From time to time the political scientist in me demands to be heard. It's usually something controversial. Here is a piece that I first published just over a decade ago. It's really not about guns. It's about understanding our system of government.
Paradox of Power
I believe that gun control is fundamentally wrong.
Some readers will never make it to this paragraph after my last statement. That same group may believe that there is only a First Amendment in the Bill of Rights. There are ten and we can ignore none of them without eroding them all. If we want gun control, then we need to change the Constitution not ignore it.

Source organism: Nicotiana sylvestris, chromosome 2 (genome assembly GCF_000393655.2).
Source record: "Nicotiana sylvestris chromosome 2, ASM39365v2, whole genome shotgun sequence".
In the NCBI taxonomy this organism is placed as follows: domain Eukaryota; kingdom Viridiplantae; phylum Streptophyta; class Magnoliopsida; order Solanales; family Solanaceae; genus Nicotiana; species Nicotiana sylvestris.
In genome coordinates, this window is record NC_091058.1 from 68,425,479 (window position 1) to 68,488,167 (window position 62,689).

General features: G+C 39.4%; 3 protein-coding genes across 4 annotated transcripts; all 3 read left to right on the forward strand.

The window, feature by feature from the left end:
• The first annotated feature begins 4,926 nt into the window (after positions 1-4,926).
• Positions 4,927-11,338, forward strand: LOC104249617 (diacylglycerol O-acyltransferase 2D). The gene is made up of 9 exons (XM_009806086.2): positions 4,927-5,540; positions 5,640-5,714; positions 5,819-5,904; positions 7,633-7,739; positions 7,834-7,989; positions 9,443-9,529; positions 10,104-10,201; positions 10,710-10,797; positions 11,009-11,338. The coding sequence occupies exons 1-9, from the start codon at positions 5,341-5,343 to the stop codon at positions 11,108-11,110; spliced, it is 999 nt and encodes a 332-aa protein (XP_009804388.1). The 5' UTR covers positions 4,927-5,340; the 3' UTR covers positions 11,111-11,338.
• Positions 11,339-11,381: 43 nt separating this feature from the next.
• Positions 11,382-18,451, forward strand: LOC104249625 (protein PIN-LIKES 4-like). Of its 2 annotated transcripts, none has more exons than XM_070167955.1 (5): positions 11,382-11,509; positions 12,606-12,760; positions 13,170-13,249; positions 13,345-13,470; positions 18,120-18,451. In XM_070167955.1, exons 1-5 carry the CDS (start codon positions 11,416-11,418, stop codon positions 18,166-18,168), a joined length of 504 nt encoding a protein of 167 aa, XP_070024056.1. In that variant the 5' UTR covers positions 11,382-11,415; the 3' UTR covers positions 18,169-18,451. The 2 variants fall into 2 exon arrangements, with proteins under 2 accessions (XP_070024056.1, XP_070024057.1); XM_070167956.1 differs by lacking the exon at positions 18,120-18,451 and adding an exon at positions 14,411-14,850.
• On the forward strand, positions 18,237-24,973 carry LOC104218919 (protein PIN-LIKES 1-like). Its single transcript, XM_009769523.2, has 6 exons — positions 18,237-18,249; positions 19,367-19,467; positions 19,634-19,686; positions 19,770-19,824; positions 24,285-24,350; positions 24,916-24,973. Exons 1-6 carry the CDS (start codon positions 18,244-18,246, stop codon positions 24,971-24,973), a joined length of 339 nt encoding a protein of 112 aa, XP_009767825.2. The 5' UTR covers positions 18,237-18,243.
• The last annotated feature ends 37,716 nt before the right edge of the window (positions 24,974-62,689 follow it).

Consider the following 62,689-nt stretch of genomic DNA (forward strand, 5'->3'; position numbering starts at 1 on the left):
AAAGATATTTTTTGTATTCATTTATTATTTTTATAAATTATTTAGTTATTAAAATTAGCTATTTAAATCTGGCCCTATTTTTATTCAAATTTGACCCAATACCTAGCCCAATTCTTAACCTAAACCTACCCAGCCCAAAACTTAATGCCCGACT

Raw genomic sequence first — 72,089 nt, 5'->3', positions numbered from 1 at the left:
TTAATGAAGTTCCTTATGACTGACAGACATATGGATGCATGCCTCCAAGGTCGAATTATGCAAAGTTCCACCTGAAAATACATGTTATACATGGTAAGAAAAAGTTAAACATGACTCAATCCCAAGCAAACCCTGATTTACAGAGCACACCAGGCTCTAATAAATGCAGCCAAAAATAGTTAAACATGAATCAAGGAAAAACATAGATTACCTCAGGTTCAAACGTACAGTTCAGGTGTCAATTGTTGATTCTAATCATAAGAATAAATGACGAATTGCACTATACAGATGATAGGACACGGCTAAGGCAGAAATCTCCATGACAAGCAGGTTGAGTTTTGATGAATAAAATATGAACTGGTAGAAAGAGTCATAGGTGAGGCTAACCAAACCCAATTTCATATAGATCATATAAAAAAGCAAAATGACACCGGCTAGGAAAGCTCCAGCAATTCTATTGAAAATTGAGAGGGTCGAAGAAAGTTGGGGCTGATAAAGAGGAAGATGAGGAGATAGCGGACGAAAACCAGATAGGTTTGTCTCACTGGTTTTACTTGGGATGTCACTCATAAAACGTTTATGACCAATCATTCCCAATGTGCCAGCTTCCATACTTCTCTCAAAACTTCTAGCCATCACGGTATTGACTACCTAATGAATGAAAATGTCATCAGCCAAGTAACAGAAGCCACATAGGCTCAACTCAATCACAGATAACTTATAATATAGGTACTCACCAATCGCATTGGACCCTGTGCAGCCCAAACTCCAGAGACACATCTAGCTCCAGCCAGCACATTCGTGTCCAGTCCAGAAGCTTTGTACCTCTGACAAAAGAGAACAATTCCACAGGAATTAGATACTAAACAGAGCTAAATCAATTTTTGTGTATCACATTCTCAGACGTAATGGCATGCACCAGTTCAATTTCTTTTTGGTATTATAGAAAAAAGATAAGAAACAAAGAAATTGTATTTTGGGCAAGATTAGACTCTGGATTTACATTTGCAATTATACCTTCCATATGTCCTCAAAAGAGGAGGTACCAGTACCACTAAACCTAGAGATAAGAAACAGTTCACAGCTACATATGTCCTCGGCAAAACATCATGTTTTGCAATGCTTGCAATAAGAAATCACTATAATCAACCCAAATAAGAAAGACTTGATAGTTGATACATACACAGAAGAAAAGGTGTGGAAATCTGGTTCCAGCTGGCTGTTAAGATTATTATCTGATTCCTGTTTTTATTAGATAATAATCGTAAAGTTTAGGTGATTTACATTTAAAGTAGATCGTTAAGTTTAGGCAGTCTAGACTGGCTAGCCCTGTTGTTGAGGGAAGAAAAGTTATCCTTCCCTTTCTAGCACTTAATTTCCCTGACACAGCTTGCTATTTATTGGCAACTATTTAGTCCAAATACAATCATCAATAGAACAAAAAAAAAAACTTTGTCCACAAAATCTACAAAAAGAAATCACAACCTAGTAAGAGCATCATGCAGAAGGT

The Second Amendment, like the others in the Bill of Rights, was written in the context of preventing tyranny. The founding fathers could not have envisioned a United States that grew to be the most powerful nation in the world. They did envision a country that preserved individual freedom for each successive generation. Their greatest perceived threat came from the government which they were creating--that it could become its own tyranny. Federal power was distributed among three branches of government and the several states; while rights were retained by the people. This is not a model for efficiency, but for preservation. Our model of government preserved individual rights that permitted its citizens to come to its defense against a foreign adversary or to overthrow its own tyranny. The Second Amendment is a paradox rooted in a country born out of revolution.